High-stakes assessments have faced a lot of disruption during the pandemic. As a result, many awarding bodies have felt the need to accelerate their plans for on-screen assessment.
However, a commitment to provide high-stakes tests digitally is a huge step which needs a lot of work to get right. Many assessment developers are hesitant to jump into the world of e-testing with both feet, wary of its potential impact on the quality, reliability, or security of their assessments.
For instance, this recent report by the UK regulating body Ofqual highlighted some of the biggest barriers to the widespread use of onscreen testing being:
- Complex and inconsistent IT provision
- Practical challenges of implementation
- Potential for issues of accessibility and equity
Despite these challenges, some are successfully pushing ahead with on-screen assessment at a national level. Others are taking a longer-term view and are starting to consider how onscreen assessment will be implemented in the near future.
The following guide will give you some options for taking steps in the right direction and laying the groundwork for such a transition.
It will outline the key ways you can prepare for modernised assessment delivery in your context, without over stretching too early or uprooting your whole process.
1. Find ways to make your current assessment processes more efficient
Technological advances don’t only cater to digital assessment delivery, even though this is the focus for a lot of software vendors. There are ways to increase efficiency and security more effectively by digitising the development of your assessments first.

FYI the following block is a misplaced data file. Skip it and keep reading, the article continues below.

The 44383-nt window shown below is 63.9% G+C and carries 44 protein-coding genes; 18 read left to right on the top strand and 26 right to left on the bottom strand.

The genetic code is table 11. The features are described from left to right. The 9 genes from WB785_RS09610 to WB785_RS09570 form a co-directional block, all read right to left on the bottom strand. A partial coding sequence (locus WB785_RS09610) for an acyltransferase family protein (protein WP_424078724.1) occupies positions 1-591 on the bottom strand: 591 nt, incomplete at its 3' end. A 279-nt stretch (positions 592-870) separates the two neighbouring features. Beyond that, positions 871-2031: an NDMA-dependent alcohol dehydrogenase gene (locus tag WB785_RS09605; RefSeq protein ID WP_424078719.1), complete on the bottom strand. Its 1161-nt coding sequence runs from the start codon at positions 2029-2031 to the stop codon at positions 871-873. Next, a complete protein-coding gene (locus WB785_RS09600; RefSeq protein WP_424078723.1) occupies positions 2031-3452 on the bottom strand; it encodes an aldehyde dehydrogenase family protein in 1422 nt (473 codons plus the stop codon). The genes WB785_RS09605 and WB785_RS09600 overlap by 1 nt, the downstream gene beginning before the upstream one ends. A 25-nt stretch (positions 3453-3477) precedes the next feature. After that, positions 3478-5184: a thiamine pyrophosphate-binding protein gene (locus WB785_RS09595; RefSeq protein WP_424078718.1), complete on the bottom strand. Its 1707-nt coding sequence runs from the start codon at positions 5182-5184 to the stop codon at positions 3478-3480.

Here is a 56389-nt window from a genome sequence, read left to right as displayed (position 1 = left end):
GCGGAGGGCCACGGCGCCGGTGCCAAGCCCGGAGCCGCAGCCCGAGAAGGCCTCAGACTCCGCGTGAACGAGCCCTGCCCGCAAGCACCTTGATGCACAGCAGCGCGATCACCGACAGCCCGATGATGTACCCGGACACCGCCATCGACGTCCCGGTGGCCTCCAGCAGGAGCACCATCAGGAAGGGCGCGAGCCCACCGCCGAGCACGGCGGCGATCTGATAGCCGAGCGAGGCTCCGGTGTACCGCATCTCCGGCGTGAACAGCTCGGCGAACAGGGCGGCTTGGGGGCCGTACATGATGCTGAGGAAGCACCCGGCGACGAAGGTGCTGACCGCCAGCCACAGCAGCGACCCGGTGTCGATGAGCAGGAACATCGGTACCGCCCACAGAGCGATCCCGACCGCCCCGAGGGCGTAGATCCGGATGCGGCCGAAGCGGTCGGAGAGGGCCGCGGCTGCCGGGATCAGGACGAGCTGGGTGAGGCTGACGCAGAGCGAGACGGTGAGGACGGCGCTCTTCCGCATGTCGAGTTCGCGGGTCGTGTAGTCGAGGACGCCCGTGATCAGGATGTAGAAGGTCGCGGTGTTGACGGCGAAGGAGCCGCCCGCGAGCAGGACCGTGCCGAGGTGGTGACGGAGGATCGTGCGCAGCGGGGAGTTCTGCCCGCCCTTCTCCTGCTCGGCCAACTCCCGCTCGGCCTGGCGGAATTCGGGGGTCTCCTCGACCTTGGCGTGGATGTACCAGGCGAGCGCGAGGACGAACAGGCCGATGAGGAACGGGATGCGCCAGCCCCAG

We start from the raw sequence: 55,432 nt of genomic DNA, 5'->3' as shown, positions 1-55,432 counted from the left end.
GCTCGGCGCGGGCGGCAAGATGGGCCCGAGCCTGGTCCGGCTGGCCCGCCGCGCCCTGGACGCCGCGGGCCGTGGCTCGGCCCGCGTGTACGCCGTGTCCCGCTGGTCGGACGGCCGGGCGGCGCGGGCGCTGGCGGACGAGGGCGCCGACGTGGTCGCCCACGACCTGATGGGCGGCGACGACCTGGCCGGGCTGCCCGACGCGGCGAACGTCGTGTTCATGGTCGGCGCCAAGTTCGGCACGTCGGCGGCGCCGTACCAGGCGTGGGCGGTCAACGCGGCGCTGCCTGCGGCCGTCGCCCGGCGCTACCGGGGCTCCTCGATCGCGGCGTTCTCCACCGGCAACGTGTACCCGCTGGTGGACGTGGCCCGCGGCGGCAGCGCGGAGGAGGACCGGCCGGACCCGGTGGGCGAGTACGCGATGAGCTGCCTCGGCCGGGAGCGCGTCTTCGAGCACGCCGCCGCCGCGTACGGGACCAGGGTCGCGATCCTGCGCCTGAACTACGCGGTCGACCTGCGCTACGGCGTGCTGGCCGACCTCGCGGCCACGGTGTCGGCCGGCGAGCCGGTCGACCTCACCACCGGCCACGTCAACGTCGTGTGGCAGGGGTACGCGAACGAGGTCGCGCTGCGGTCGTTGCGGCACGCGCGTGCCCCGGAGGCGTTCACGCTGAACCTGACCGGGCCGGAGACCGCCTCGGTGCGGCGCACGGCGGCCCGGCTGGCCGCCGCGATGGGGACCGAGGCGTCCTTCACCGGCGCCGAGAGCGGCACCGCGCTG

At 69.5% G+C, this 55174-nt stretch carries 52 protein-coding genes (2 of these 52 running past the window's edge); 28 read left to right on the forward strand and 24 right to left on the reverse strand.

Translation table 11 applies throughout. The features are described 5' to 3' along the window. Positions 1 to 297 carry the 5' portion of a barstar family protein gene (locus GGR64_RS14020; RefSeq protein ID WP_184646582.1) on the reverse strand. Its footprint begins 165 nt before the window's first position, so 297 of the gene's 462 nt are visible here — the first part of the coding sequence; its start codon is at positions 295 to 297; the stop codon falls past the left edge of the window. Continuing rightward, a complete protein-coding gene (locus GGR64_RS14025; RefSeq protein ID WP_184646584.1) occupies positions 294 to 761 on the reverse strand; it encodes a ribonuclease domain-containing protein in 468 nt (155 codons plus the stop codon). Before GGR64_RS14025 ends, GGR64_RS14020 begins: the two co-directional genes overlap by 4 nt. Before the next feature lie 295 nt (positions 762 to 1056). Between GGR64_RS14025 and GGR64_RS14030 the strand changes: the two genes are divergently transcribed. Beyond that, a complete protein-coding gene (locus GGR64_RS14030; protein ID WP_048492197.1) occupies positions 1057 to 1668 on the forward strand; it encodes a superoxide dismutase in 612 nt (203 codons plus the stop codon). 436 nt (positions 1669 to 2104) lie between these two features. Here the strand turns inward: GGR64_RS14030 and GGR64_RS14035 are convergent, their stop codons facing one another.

Focusing on this area at the outset means that you don’t have to tackle challenges which are outside your control too early. Instead, you can move into a position where you are set up to publish your assessments more flexibly and meet the needs of learners as they develop.
Consolidating the development process
Creating a more efficient, streamlined development process is core to being able to scale and modernise your delivery in the long-term.
If you want to speed up test construction without compromising on the quality or security of your assessments, it is a good idea to move to a single development platform as your first priority.
Doing so protects you against many of the major security risks associated with traditional high-stakes exam authoring practices.
It can also give you greater confidence in the rigour of your quality assurance processes.
This is because the single platform authoring approach eliminates the risk of multiple versions branching off or corrections being missed. It also provides a clear, consolidated record of involvement and actions to simplify the auditing process.
Improvements in the efficiency of your security and quality assurance processes allow you to redirect capacity to the areas of assessment design and development you would rather be focussing on.
Automating paper typesetting
A desirable benefit of on-screen testing is the perceived long term cost efficiency; however, this isn’t a good reason to rush into digital output. A natural next step in this direction is to make big savings by streamlining your paper typesetting process.
By speeding up the time it takes to create paper tests, you will be able to develop new papers at shorter notice. This can alleviate some of the issues that make the print production model restrictive.